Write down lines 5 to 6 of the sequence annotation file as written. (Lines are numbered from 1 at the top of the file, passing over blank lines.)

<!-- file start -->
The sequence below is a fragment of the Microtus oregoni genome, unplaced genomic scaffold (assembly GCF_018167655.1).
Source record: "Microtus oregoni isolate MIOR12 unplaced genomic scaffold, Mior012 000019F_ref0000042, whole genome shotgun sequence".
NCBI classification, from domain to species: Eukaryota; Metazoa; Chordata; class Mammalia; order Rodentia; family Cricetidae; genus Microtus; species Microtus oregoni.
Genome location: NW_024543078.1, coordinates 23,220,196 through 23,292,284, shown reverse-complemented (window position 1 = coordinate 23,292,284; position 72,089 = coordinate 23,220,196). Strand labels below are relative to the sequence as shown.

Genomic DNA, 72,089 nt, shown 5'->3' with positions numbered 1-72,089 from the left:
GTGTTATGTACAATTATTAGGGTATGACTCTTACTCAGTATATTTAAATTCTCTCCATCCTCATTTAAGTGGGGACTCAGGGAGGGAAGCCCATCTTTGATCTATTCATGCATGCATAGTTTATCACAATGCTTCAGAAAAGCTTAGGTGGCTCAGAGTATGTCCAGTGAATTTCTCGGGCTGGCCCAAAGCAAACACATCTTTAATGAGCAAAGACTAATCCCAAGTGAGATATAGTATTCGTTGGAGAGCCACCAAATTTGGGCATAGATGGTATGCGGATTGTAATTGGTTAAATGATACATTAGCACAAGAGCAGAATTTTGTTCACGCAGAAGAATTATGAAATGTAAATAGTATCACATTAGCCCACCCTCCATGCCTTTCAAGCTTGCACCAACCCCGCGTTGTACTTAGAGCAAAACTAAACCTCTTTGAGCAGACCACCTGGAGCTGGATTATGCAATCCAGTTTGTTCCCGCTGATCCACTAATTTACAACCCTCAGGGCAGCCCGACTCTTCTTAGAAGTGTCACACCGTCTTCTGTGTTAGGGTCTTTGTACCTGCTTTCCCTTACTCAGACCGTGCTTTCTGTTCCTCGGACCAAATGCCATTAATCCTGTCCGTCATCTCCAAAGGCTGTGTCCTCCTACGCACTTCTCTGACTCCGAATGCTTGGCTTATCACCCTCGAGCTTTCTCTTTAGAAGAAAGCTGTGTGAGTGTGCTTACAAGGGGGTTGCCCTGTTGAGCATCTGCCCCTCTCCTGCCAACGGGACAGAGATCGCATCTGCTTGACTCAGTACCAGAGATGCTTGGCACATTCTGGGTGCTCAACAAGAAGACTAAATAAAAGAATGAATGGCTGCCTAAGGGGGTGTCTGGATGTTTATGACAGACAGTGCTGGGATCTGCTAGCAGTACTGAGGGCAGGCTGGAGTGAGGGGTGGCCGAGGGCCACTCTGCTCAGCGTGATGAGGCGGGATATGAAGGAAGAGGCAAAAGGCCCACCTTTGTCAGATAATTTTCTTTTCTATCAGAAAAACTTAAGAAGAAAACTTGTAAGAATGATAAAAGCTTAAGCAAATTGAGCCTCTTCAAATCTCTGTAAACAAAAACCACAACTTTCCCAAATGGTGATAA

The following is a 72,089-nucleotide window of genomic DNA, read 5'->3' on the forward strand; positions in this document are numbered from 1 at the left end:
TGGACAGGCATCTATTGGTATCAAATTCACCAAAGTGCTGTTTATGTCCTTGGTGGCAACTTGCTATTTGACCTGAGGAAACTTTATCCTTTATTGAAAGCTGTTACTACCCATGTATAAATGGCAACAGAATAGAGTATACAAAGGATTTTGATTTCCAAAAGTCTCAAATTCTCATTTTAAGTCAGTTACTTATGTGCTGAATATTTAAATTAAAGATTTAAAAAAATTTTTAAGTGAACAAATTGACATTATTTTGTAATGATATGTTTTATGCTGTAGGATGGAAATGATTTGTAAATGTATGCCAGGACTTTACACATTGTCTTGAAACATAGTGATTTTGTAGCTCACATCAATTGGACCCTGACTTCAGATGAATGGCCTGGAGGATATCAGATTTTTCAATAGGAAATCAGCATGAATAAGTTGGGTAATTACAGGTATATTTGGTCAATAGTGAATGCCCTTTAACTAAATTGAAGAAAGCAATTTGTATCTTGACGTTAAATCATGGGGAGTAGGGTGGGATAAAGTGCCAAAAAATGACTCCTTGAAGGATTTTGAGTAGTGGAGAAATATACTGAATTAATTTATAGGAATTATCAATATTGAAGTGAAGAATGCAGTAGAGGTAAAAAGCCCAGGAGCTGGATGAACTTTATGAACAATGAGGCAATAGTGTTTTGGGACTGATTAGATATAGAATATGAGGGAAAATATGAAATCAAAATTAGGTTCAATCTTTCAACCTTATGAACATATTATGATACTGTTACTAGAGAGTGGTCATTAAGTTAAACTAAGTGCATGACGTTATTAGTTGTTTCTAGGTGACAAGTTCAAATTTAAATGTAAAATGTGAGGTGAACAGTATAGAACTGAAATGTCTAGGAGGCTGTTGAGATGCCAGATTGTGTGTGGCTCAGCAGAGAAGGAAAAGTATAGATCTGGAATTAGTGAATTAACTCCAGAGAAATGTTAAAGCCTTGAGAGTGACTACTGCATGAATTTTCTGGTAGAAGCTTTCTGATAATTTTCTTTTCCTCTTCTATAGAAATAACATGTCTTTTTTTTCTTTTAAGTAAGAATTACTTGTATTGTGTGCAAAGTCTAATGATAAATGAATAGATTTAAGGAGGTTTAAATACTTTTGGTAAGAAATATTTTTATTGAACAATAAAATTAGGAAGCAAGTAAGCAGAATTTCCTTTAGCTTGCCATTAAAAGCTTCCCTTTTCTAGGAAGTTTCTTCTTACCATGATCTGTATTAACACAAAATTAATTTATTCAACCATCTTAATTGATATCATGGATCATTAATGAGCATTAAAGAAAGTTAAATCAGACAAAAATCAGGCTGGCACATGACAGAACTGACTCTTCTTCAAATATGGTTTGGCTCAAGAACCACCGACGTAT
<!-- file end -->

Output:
Genomic DNA, 72,089 nt, shown 5'->3' with positions numbered 1-72,089 from the left:
GTGTTATGTACAATTATTAGGGTATGACTCTTACTCAGTATATTTAAATTCTCTCCATCCTCATTTAAGTGGGGACTCAGGGAGGGAAGCCCATCTTTGATCTATTCATGCATGCATAGTTTATCACAATGCTTCAGAAAAGCTTAGGTGGCTCAGAGTATGTCCAGTGAATTTCTCGGGCTGGCCCAAAGCAAACACATCTTTAATGAGCAAAGACTAATCCCAAGTGAGATATAGTATTCGTTGGAGAGCCACCAAATTTGGGCATAGATGGTATGCGGATTGTAATTGGTTAAATGATACATTAGCACAAGAGCAGAATTTTGTTCACGCAGAAGAATTATGAAATGTAAATAGTATCACATTAGCCCACCCTCCATGCCTTTCAAGCTTGCACCAACCCCGCGTTGTACTTAGAGCAAAACTAAACCTCTTTGAGCAGACCACCTGGAGCTGGATTATGCAATCCAGTTTGTTCCCGCTGATCCACTAATTTACAACCCTCAGGGCAGCCCGACTCTTCTTAGAAGTGTCACACCGTCTTCTGTGTTAGGGTCTTTGTACCTGCTTTCCCTTACTCAGACCGTGCTTTCTGTTCCTCGGACCAAATGCCATTAATCCTGTCCGTCATCTCCAAAGGCTGTGTCCTCCTACGCACTTCTCTGACTCCGAATGCTTGGCTTATCACCCTCGAGCTTTCTCTTTAGAAGAAAGCTGTGTGAGTGTGCTTACAAGGGGGTTGCCCTGTTGAGCATCTGCCCCTCTCCTGCCAACGGGACAGAGATCGCATCTGCTTGACTCAGTACCAGAGATGCTTGGCACATTCTGGGTGCTCAACAAGAAGACTAAATAAAAGAATGAATGGCTGCCTAAGGGGGTGTCTGGATGTTTATGACAGACAGTGCTGGGATCTGCTAGCAGTACTGAGGGCAGGCTGGAGTGAGGGGTGGCCGAGGGCCACTCTGCTCAGCGTGATGAGGCGGGATATGAAGGAAGAGGCAAAAGGCCCACCTTTGTCAGATAATTTTCTTTTCTATCAGAAAAACTTAAGAAGAAAACTTGTAAGAATGATAAAAGCTTAAGCAAATTGAGCCTCTTCAAATCTCTGTAAACAAAAACCACAACTTTCCCAAATGGTGATAA